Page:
St. Juan Diego & Our Lady of Guadalupe

Juan Diego lived nearly 500 years ago in Mexico. He was a poor farmer who worked hard to support himself and his wife. At the age of 50, he and his wife were among the first to believe in Jesus and be baptized into the Catholic faith in Mexico. He was given the Christian name Juan, which is Spanish for John.

Juan was very devoted to his faith, and walked 14 miles several times a week to attend Mass. Being a poor man, Juan walked barefoot, clothed in a cape , or "tilma", made of fibers from a cactus.

One day, on his way to Mass, Juan heard lovely music coming from the top of Tepeyac Hill. Then he heard a woman’s voice say clearly, “Juan! Little Juan Diego!” He immediately climbed the hill. At the top he found a beautiful lady, dressed like an Aztec princess. She told Juan that she was the Virgin Mary and that she wanted a church to be built on the spot where they stood. She asked Juan to bring that message to his local Bishop. Juan delivered the message but the Bishop didn't believe that the Blessed Mother would appear to someone so lowly as Juan? He asked for a sign that it was truly Mary.

As Juan was preparing to meet with the beautiful Lady again to ask for a sign, he heard that his uncle was very sick. Instead of meeting the Lady as she had asked him to, Juan hurried to find a priest so his uncle could receive the sacraments one last time before he died.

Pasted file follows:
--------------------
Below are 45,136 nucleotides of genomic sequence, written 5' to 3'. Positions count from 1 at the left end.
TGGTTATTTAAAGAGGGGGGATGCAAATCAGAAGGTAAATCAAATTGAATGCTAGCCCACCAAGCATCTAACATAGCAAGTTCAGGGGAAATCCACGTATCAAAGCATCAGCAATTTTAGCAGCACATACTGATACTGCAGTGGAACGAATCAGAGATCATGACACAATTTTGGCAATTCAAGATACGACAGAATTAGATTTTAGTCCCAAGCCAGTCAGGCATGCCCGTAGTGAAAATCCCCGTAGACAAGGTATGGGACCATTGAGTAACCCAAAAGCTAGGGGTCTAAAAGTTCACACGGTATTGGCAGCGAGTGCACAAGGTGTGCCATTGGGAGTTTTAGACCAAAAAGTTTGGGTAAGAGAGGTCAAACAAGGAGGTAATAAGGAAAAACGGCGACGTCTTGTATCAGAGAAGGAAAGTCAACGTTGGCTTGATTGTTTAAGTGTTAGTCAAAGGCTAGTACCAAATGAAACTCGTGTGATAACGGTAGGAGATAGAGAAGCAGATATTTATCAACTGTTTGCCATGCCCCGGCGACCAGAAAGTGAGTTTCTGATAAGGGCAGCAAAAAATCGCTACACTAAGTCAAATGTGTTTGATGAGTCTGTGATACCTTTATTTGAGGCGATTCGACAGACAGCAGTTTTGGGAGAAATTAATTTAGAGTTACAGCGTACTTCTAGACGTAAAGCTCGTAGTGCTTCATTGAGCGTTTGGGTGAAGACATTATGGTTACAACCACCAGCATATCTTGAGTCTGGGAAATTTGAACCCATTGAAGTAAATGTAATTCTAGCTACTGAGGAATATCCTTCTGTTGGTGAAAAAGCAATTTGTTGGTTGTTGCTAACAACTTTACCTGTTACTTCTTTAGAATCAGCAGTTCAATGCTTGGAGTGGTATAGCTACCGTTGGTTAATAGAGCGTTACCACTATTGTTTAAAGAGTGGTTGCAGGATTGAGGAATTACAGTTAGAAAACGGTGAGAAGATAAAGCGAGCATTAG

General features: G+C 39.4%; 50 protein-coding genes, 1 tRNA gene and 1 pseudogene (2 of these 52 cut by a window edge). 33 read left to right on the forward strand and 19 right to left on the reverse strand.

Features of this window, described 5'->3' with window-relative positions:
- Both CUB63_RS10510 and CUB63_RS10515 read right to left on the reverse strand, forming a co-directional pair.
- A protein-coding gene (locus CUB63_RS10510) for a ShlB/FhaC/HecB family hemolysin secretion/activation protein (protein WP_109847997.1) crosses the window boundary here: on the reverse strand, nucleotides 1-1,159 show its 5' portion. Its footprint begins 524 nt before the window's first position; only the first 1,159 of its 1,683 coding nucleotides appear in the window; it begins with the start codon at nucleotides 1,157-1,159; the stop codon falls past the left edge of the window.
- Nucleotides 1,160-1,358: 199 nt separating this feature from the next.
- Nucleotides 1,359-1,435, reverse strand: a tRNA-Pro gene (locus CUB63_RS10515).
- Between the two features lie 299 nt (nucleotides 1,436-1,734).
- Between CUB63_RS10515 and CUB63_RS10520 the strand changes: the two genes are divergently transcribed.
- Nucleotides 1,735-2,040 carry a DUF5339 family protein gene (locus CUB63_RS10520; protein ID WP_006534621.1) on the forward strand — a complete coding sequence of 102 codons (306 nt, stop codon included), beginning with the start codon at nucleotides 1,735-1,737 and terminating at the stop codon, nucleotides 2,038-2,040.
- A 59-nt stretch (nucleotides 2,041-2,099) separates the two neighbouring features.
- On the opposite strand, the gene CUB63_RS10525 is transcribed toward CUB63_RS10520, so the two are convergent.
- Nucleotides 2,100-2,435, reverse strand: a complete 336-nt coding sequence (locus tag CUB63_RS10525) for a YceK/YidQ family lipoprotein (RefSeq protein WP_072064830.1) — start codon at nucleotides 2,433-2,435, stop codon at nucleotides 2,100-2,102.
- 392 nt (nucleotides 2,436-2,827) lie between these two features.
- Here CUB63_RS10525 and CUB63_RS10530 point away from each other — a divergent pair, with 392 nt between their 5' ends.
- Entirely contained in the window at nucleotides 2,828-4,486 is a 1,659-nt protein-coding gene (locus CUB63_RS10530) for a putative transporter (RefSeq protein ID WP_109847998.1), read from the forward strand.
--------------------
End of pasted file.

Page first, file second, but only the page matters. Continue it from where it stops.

Our Lady found Juan as he traveled, assured him that his uncle would not die at this time and told him to go to the hillside to gather flowers in his tilma as the sign the bishop had asked for.

It was winter and too cold for flowers to be growing, but Juan did as he was told. There, at the top of the hill, he found the most beautiful roses he had ever seen! He gathered the roses in his tilma and presented them to the Bishop as a gift from Mary. As he opened his tilma and the flowers spilled out, everyone was amazed that the image of Mary herself was imprinted on his cloak.

Juan’s tilma still hangs in the Basilica that was built as the Blessed Mother instructed. The image of Our Lady of Guadalupe remains miraculously preserved on Juan’s tilma and millions of people visit it every year. It has been studied by many church officials and scientists, who all agree that the image could not have been made by human hands at the time that Juan Diego lived.

Juan lived out his life in a hut built next the church. He died at age 74 and was canonized in 2002. He was the first indigenous American Saint. His feast day is December 9th and we celebrate Our Lady of Guadalupe, patron of the Americas on December 12th each year.

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